** * Where to Fish:** State biologists tout Pine Island Sound as having some of the healthiest trout habitat in Florida. Both Pine Island and Charlotte Harbor have an abundance of clear, salty water, and miles of verdant grassbeds—all necessary elements for big trout. Baitfish and shrimp populations are thriving, so there’s plenty of food for trout to wax large and fat. Scientists say area trout grow to ten inches in their first year, and 20-inch fish are common. Patchy grass areas seem more productive for trout than large, solid grassbeds. The best depth is often three to five feet, and the better places for bigger fish have dropoffs falling six to ten feet nearby.

** * When to Go:** February through April is widely held as gator-trout time in this region. Anything over five pounds is a heavy fish, but some pushing 30 inches are caught. As weather warms in May, most regional anglers chase tarpon and snook, but daybreak and dusk action for seatrout remains excellent. Night fishing around lighted docks and bridges is also productive for all three species.

| |D.O.A. nite glow shrimp Photo: Manfred Koh| ** * What to Use:** Grub jigs are effective as are streamer flies, such as Clouser minnows, and shrimp-imitating lures like those made by D.O.A. Live shrimp also account for plenty of fish. For gator-size seatrout, large plugs may be the way to go. MirrOlures are local favorites, especially the subsurface Catch 2000 and Catch 5 models. Top Dogs, She Dogs and He Dogs are also extremely popular lures.

4. Laguna Madre & Baffin Bay, Texas

| |Illustration: Bryan Christie| This famed and lightly populated area of southeast Texas has been giving up heavyweight spotted seatrout for generations. Whereas winter kills from cold weather can tumble trout stocks along this shallow, sheltered coast at times, invariably big fish return and anglers follow in droves.

** * Where to Fish:** The Laguna Madre sprawls for miles along the Lone Star coast, and trout reign supreme throughout its length. It’s a pristine region, bordered by huge, inaccessible private ranches on the west shore, south of Corpus Christi. On the east, it’s bounded by Padre Island National Seashore. In between is one of the country’s largest shallow estuaries, with an abundance of grass, bait and clear, high-saline water.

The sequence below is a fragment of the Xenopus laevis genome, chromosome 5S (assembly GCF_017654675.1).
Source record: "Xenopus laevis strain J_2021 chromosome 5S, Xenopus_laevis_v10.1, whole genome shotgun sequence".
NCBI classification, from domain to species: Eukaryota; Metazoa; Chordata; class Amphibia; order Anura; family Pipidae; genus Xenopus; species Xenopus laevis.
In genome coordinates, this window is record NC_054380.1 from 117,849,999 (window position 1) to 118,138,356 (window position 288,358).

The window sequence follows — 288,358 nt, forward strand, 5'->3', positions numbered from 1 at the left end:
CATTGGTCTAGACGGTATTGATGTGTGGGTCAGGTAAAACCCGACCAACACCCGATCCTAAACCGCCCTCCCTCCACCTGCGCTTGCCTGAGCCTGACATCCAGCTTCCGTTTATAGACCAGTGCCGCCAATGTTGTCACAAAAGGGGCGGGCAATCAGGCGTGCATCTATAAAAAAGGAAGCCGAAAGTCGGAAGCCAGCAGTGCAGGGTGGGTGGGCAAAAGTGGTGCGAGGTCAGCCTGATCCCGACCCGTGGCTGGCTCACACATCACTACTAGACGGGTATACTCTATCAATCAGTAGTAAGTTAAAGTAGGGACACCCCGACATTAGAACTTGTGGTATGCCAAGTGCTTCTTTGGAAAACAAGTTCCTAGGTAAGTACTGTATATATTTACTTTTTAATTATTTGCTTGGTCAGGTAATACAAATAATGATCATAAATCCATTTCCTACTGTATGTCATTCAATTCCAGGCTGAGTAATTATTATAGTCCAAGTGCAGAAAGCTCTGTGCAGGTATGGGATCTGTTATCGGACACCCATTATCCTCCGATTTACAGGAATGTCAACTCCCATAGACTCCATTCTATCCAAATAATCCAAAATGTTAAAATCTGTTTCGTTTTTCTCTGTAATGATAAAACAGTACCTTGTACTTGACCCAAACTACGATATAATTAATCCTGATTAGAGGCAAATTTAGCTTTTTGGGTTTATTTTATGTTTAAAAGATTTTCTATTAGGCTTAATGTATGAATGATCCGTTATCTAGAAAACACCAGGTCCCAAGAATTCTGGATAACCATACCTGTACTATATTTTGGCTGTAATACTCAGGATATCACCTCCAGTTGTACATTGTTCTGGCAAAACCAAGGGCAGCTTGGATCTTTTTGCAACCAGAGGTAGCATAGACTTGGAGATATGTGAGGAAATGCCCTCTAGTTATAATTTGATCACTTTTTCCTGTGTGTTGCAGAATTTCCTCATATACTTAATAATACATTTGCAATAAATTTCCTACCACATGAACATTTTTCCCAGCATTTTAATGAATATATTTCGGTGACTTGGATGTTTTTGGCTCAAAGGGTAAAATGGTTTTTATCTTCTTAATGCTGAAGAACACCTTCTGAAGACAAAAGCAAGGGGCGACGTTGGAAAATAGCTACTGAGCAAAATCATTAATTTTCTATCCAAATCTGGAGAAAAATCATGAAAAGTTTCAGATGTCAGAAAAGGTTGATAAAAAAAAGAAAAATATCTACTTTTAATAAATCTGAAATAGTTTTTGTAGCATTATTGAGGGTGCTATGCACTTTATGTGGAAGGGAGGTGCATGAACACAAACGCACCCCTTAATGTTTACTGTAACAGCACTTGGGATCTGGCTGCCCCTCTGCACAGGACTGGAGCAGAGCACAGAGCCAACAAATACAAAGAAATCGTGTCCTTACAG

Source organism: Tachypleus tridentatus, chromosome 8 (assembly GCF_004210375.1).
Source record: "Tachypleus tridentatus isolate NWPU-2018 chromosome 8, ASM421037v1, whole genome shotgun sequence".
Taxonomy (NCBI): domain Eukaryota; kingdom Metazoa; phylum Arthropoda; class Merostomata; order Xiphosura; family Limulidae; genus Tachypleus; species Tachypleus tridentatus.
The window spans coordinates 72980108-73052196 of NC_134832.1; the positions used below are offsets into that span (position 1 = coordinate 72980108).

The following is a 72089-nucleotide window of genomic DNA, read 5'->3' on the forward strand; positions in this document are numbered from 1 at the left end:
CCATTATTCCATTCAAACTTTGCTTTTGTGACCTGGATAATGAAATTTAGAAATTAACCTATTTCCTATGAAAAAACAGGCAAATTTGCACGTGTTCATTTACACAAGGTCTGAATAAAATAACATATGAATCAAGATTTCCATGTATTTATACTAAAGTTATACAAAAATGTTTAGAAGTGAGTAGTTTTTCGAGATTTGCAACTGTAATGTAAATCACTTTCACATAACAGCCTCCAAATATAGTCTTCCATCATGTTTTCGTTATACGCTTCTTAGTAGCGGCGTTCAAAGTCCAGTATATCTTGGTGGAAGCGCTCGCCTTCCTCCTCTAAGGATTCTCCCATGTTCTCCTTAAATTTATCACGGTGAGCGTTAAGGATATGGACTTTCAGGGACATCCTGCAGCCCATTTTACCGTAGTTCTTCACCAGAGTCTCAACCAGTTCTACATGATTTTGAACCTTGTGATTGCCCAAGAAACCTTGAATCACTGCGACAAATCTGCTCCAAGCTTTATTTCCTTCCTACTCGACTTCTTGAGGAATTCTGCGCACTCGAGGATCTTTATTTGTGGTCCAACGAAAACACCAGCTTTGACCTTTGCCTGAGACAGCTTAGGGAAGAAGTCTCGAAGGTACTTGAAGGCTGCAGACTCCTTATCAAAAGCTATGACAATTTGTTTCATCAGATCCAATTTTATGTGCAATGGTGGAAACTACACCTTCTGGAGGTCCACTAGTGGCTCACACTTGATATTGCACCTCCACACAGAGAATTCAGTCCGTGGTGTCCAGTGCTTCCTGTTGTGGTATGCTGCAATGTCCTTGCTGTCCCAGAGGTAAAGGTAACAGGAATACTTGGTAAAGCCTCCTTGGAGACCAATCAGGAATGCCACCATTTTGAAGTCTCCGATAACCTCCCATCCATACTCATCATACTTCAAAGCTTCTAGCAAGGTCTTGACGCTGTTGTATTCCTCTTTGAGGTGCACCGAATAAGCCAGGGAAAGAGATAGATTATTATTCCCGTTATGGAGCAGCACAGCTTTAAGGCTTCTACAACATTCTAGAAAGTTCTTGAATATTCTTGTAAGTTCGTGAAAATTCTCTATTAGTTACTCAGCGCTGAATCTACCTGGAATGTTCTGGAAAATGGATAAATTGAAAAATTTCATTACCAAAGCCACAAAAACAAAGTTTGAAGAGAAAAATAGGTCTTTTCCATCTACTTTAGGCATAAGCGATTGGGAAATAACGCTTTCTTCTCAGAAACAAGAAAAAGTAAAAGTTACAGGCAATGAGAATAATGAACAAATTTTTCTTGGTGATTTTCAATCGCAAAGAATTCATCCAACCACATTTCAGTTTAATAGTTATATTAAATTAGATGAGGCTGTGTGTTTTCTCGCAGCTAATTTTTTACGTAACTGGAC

Eight- to ten-pound fish are not uncommon, and trout pushing 12 pounds are seen almost every year. The state-record seatrout of 15.6 pounds came from the area.

** * When to Go:** Year-round big-trout fishing can be good on Laguna Madre. On all but the coldest winter days or the hottest summer ones, heavy trout are available. Spring and fall are best, however, for consistent big-fish catches.

| |Johnson spoon Photo: Manfred Koh| ** * What to Use:** While live baits catch Texas trout, most anglers use lures—spoons, grubs, topwaters and suspending plugs. Big mullet are a main forage for big trout, so lures that imitate them succeed. Wading works so well because the Laguna (and its Baffin Bay feeder) are extremely shallow, and spooking big fish is common for anglers working out of boats. Standard procedure for Texas fishermen is to run their boats to productive grass areas, shallow reefs or channels, anchor the boat and get out and wade.

5. Lake Calcasieu, Louisiana

GATOR GULLET: Big specks are predators of the highest order.

| |Illustration: Bryan Christie| Hurricane Rita crushed many of this hot spot’s fishing infrastructure. But the large inland estuary south of the town of Lake Charles is in great shape and heavy-trout action is red hot. Moreover, most Calcasieu guides are already leading anglers to banner catches, although many are working out of Lake Charles instead of traditional fishing lodges. Many Calcasieu lakeside lodges and fishing facilities should be operational by early summer.

** * Where to Fish:** Local sharpies head for Turner’s Bay Channel Reefs and Turner’s Bay Island in this bay in summer and fall. Look for big trout among oyster reefs, points and cuts in both the lake and its estuaries. Watch for diving birds as trout head to the surface.

** * When to Go:** While fishing on Lake Calcasieu can be excellent year-round, there are peaks and valleys.

April through June is the best and most consistent time for big seatrout, and getting an eight- to ten-pounder is always a possibility. High winds can be a problem early in this phase, but when it’s right, it’s sensational.

July through September also provides steady trout fishing, though spawning-size mega-seatrout are not as common as in spring. October through December is the best time for multi-species trips for seatrout, redfish and Flounder. Plenty of good-size fish are caught: trout to eight pounds, reds to 12 pounds and Flounder to five pounds.

January through March can be good for seatrout, when weather cooperates. Wind muddies the water and can make fishing tough.

| |MirrOlure Top Dog Photo: Manfred Koh| ** * What to Use:** The bulk of Calcasieu trout are caught with artificials, mostly grub jigs, but heavy fish frequently are taken on big topwater plugs, such as Top Dogs and other Floating MirrOlures. Rebel Wind Cheater Floating-diving plugs also score, because they can be cast a country mile to reach wary seatrout, and offer a nervous, twitching-and-diving action that gator trout can rarely resist.

Gator Guides
Indian & Banana Rivers, Florida
Marsha Foosaner, (772) 287-5377
Dave Brown, (386) 427-1991

Orange Beach & Gulf Shores, Alabama
Tim String, (251) 610-7849
Jesse’s Trout Lodge, (877) 228-2486

Charlotte Harbor & Pine Island Sound, Florida
Paul Hobby, (239) 433-1007
Blake Matherly, (239) 671-5646

Laguna Madre & Baffin Bay, Texas
Cliff Webb, (361) 949-0707
Jay Watkins, (361) 729-9596

Lake Calcasieu, Louisiana
Hackberry Rod & Gun Club, (888) 762-3391
Calcasieu Charter Service, (337) 598-4700